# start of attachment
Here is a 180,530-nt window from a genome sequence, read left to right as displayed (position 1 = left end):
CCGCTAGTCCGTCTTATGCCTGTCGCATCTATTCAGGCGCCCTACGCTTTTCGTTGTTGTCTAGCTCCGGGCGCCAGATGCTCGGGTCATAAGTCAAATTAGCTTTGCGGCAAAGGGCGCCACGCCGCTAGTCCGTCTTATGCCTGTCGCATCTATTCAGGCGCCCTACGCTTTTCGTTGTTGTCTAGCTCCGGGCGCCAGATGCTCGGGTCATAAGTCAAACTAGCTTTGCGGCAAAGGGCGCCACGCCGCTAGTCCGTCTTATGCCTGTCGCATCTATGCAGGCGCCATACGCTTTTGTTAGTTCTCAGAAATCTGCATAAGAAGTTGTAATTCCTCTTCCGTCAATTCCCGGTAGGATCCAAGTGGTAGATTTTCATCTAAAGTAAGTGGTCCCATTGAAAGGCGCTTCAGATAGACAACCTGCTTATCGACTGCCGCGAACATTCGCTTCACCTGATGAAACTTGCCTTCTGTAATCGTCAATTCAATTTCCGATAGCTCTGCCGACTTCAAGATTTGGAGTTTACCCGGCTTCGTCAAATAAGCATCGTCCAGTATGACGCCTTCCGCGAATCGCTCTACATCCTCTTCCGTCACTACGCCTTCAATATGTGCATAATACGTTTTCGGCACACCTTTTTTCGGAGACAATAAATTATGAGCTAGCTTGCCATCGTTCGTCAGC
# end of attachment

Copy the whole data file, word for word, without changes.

Here is a 180,530-nt window from a genome sequence, read left to right as displayed (position 1 = left end):
CCGCTAGTCCGTCTTATGCCTGTCGCATCTATTCAGGCGCCCTACGCTTTTCGTTGTTGTCTAGCTCCGGGCGCCAGATGCTCGGGTCATAAGTCAAATTAGCTTTGCGGCAAAGGGCGCCACGCCGCTAGTCCGTCTTATGCCTGTCGCATCTATTCAGGCGCCCTACGCTTTTCGTTGTTGTCTAGCTCCGGGCGCCAGATGCTCGGGTCATAAGTCAAACTAGCTTTGCGGCAAAGGGCGCCACGCCGCTAGTCCGTCTTATGCCTGTCGCATCTATGCAGGCGCCATACGCTTTTGTTAGTTCTCAGAAATCTGCATAAGAAGTTGTAATTCCTCTTCCGTCAATTCCCGGTAGGATCCAAGTGGTAGATTTTCATCTAAAGTAAGTGGTCCCATTGAAAGGCGCTTCAGATAGACAACCTGCTTATCGACTGCCGCGAACATTCGCTTCACCTGATGAAACTTGCCTTCTGTAATCGTCAATTCAATTTCCGATAGCTCTGCCGACTTCAAGATTTGGAGTTTACCCGGCTTCGTCAAATAAGCATCGTCCAGTATGACGCCTTCCGCGAATCGCTCTACATCCTCTTCCGTCACTACGCCTTCAATATGTGCATAATACGTTTTCGGCACACCTTTTTTCGGAGACAATAAATTATGAGCTAGCTTGCCATCGTTCGTCAGC